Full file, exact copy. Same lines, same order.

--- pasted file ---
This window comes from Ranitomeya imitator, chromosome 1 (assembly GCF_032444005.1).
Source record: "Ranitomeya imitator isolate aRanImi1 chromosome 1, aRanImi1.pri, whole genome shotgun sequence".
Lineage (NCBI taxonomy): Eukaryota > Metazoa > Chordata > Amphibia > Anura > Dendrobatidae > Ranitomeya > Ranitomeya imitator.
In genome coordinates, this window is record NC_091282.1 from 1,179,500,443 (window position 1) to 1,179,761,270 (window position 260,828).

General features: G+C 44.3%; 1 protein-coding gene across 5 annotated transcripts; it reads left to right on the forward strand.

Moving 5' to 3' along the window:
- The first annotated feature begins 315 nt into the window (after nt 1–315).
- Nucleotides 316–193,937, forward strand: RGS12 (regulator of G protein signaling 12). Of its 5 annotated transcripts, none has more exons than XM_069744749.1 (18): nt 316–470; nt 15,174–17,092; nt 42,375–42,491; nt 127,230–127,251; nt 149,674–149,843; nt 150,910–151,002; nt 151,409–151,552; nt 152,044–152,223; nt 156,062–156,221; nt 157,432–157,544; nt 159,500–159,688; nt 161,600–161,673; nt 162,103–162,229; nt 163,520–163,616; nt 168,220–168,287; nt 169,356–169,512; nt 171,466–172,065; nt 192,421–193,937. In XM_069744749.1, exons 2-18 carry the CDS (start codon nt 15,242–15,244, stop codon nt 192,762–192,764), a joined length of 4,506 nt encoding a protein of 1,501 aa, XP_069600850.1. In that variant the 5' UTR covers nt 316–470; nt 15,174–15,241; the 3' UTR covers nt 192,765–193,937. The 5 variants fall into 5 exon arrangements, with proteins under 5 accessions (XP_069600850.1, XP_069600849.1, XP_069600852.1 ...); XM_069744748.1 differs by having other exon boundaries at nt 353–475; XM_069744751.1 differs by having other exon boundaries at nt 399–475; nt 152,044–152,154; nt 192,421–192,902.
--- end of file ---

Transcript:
This window comes from Ranitomeya imitator, chromosome 1 (assembly GCF_032444005.1).
Source record: "Ranitomeya imitator isolate aRanImi1 chromosome 1, aRanImi1.pri, whole genome shotgun sequence".
Lineage (NCBI taxonomy): Eukaryota > Metazoa > Chordata > Amphibia > Anura > Dendrobatidae > Ranitomeya > Ranitomeya imitator.
In genome coordinates, this window is record NC_091282.1 from 1,179,500,443 (window position 1) to 1,179,761,270 (window position 260,828).

General features: G+C 44.3%; 1 protein-coding gene across 5 annotated transcripts; it reads left to right on the forward strand.

Moving 5' to 3' along the window:
- The first annotated feature begins 315 nt into the window (after nt 1–315).
- Nucleotides 316–193,937, forward strand: RGS12 (regulator of G protein signaling 12). Of its 5 annotated transcripts, none has more exons than XM_069744749.1 (18): nt 316–470; nt 15,174–17,092; nt 42,375–42,491; nt 127,230–127,251; nt 149,674–149,843; nt 150,910–151,002; nt 151,409–151,552; nt 152,044–152,223; nt 156,062–156,221; nt 157,432–157,544; nt 159,500–159,688; nt 161,600–161,673; nt 162,103–162,229; nt 163,520–163,616; nt 168,220–168,287; nt 169,356–169,512; nt 171,466–172,065; nt 192,421–193,937. In XM_069744749.1, exons 2-18 carry the CDS (start codon nt 15,242–15,244, stop codon nt 192,762–192,764), a joined length of 4,506 nt encoding a protein of 1,501 aa, XP_069600850.1. In that variant the 5' UTR covers nt 316–470; nt 15,174–15,241; the 3' UTR covers nt 192,765–193,937. The 5 variants fall into 5 exon arrangements, with proteins under 5 accessions (XP_069600850.1, XP_069600849.1, XP_069600852.1 ...); XM_069744748.1 differs by having other exon boundaries at nt 353–475; XM_069744751.1 differs by having other exon boundaries at nt 399–475; nt 152,044–152,154; nt 192,421–192,902.